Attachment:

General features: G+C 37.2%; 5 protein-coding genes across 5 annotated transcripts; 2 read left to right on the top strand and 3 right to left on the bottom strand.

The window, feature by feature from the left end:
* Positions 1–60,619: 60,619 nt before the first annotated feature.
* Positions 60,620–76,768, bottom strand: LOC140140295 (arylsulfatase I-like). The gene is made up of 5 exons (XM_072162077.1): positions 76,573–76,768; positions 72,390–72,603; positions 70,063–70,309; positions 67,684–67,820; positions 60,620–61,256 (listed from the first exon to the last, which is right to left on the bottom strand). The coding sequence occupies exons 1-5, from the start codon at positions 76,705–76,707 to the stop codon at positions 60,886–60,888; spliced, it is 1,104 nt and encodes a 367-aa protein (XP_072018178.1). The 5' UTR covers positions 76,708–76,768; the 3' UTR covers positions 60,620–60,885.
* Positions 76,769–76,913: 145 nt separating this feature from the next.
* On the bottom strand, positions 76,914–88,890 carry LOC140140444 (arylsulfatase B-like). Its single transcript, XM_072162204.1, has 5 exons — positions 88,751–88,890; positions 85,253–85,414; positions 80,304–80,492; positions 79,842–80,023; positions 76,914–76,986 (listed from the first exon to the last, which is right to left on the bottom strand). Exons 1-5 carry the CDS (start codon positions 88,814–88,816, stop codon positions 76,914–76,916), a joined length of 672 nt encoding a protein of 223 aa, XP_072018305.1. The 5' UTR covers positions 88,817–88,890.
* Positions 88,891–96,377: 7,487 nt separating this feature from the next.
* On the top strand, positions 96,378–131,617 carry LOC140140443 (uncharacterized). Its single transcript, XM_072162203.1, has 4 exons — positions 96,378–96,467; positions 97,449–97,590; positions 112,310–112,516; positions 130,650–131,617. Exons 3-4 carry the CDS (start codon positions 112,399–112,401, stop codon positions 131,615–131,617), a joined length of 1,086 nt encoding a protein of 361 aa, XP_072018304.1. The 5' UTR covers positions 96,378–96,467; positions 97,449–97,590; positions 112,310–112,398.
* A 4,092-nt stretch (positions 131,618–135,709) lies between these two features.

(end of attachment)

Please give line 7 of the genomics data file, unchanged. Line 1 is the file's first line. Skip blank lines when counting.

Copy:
* Positions 88,891–96,377: 7,487 nt separating this feature from the next.